Photo: Nicole Parnis
The police are stopping African people from entering Marsa amid growing concerns about the town’s security, according to reports by African migrants who spoke to Lovin Malta.
Racial profiling was first flagged to this website by a tearful African man during a recent visit to the town, and now confirmed by two people representing the Somali and Eritrean communities in Malta.
“If an African who lives in Buġibba goes down to Marsa to meet a friend or go shopping, he will get stopped by police who will ask him why he has come to Marsa to go shopping instead of staying in Buġibba,” Somali national Abdul Hassan said. “As far as I know, Marsa is part of Malta like other towns and it isn’t a crime to go there. Nobody should control our movements.”
Concern over lawlessness in Marsa has grown in recent weeks, and hundreds of people took part in a solidarity walk yesterday morning aimed at bringing dignity back to the town.
African people have become increasingly scared to head down to Marsa
In the wake of increased police raids on Africans in Marsa, representatives from the Somali, Eritrean and Sudanese communities issued a joint press release to say the town’s social problems stem from years of neglect, but Africans nevertheless consider it to be their meeting point, “especially since in other social places we are not accepted”.
However, Hassan warned many Africans are now scared to go to Marsa out of fear for police brutality and, as a result, African businesses in the town are starting to feel the pinch from a loss of clientele.
“For example, police go to bars run by Africans in Marsa and demand they put their tables and chairs back inside,” he said. “Nobody dares ask them why this is the case because they’re scared asking questions could make them sound aggressive. Many of us don’t know the details of the law, so we find it very hard to challenge the police.”
This was corroborated by Eritrean national ‘Mahari’, who said the police are trying to keep all Africans who don’t live in Marsa out of the town entirely.
“Police stop us and ask us where we’re from – if we live in Msida, they tell us to stay in Msida. If we live in Ħamrun, they tell us to stay in Ħamrun. They tell us we’re not allowed to come to Marsa if we don’t live there.”
“They’re only doing this to Africans. If you’re black, then the police will stop you. They don’t do this to Europeans or even Arabs.”
Lovin Malta has sent questions to the police and to home affairs minister Michael Farrugia about these reports.
A nook for Muslim prayers at an African restaurant in Marsa
Two weeks ago, Lovin Malta visited Marsa to get an understanding of life inside the town. Although we only spent a few hours there, the situation was crystal clear – police raids targeting Africans have left a bitter taste amongst the communities.
At one point, we were at a bar opposite the parish church, sharing a beer with an Eritrean man who has lived in Malta for around a decade and speaking to him (in Maltese) about his experience as a migrant on the island.
“We don’t have many rights over here. If the police see a group of African people with just one person causing problems, they will arrest everybody,” the man nicknamed Isfar said. “They think all African people are the same, when in reality it’s usually the Somalis who create all the problems – inciting fights, selling drugs in Paceville and Valletta, and getting drunk on the streets of Marsa.”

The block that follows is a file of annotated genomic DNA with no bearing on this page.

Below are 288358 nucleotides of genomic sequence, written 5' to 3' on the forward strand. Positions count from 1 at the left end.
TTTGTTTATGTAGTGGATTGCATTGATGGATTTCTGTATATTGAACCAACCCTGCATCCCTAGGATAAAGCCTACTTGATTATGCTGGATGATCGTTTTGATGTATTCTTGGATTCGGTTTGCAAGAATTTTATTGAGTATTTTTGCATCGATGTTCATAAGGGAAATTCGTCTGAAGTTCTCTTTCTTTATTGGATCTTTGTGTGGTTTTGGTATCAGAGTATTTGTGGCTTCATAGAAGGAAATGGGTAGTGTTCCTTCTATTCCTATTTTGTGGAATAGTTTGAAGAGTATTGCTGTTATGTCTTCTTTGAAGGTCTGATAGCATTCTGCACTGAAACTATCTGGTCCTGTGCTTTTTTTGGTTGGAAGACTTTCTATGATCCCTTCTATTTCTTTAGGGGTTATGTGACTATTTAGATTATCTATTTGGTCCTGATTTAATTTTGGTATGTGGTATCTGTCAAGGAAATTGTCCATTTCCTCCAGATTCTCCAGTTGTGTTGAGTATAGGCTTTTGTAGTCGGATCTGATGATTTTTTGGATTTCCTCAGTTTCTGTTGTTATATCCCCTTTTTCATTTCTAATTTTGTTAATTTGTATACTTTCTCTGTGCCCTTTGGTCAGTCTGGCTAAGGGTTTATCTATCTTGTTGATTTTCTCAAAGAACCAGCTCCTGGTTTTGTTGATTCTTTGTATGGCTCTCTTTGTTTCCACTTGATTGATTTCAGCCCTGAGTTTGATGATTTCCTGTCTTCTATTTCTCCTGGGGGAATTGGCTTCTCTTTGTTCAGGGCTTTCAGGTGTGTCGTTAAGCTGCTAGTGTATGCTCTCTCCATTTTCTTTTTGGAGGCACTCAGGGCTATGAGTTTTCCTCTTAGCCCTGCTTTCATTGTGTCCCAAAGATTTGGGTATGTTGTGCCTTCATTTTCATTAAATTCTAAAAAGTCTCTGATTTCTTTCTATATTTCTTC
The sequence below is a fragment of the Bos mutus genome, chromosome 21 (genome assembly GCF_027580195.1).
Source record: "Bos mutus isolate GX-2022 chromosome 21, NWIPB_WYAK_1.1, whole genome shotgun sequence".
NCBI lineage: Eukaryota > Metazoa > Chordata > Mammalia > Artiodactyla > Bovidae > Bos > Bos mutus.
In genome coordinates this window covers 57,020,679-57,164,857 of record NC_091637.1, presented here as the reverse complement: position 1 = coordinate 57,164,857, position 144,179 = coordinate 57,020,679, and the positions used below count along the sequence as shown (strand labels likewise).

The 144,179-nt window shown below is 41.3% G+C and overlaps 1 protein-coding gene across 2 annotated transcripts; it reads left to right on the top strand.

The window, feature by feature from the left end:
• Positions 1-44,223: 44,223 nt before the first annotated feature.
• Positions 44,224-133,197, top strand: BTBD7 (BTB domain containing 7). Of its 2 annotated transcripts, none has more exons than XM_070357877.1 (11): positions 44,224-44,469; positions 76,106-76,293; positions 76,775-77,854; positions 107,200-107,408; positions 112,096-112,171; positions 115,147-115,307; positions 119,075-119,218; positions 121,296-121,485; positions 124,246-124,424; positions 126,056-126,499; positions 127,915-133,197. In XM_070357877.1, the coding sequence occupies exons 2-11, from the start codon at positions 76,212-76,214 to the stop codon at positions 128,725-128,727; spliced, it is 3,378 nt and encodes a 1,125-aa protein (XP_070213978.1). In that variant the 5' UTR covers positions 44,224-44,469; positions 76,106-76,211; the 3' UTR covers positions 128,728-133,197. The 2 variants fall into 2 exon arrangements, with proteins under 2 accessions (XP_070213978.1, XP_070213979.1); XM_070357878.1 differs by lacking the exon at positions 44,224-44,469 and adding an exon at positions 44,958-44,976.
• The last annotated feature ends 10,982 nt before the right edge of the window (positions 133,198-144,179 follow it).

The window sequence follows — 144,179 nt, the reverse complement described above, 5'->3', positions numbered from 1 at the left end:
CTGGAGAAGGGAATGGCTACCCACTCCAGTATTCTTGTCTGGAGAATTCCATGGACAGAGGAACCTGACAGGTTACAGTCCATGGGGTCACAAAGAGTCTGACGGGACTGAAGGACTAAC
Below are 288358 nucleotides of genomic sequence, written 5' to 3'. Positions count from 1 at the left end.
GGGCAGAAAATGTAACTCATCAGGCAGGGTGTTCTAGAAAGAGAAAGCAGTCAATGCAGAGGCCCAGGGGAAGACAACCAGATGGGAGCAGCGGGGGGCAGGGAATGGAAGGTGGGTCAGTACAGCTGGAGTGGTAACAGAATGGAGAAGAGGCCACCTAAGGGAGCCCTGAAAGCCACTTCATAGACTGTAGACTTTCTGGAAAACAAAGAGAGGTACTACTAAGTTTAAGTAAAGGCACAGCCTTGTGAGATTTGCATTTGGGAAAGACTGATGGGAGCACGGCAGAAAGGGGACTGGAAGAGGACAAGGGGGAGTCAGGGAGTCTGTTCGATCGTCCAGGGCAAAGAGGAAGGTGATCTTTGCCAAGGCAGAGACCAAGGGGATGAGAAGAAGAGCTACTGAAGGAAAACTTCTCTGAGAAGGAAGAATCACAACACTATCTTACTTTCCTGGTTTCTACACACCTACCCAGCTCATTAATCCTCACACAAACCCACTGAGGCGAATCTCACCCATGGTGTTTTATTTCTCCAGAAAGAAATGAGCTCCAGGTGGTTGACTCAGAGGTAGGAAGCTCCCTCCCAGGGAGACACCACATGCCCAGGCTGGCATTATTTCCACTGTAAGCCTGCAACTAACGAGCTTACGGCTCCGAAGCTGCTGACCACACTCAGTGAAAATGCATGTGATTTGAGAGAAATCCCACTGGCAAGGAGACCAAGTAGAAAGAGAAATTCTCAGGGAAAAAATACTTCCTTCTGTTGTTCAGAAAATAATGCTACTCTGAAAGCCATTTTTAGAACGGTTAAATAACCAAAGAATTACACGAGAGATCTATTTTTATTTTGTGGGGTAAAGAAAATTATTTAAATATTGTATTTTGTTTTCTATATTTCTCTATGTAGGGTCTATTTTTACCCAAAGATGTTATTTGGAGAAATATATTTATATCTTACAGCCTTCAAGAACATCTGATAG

“If the police see a group of African people with just one person causing problems, they will arrest everybody”
‘Isfar’, an Eritrean migrant
He also had a few words to say about how the Maltese media report crimes committed by Africans.
“When a Somali commits a crime, they report it as an African committing a crime but when a Serb commits a crime, they describe him as a Serb and not as a European,” he said.
Yet our conversation was stopped abruptly by three policemen, who suddenly entered the bar and started asking questions to the African bartender. The bartender didn’t seem ruffled by this scene and indeed was wiping glasses as she spoke to the police officers. The other clients didn’t seem too concerned either and just kept going about their usual business.
“It’s normal, they come in here all the time to ask for bar permits,” Isfar told me, and indeed the officers – after getting the bartender to call up the bar’s owner – left the scene as quickly as they arrived.
A police officer conducts a routine search at a bar in Marsa
Our next pitstop was the infamous Tiger Bar, a popular hangout for African people and recently the target of several police raids. It was not my first time at the bar, yet the mood was significantly more sombre this time round. Gone was the van selling cheap clothing and gone were the open-air barbecues serving spiced meat to passers-by, after a heavy clampdown by the police.
The mood was truly exemplified by a drunk Somali man, who approached us as soon as we arrived at the Tiger Bar and started speaking as soon as we told him we were journalists.
A Somali migrant recounted his experience with the police at the Tiger Bar in Marsa
“I have been living in Malta for 12 years now, without my family, but it’s hard to even find a full-time job,” he said, in a mixture of Maltese and English. “Whenever I get off the bus, the police pounce on me to ask for my documentation. I was stopped ten times last week alone. I was drinking a whiskey over here yesterday but then CID policemen came and began asking people for their documents. When they saw me drinking, they grabbed the glass out of my hand and spilled it onto the floor.”
At this point, the man began sobbing uncontrollably.
“Fucking Malta – qazzistni, qazzistni,” he said, upon which we asked him whether he can see any positives about living here or whether there is anywhere else in the world he would like to go.
His tearful response: “The cemetery”.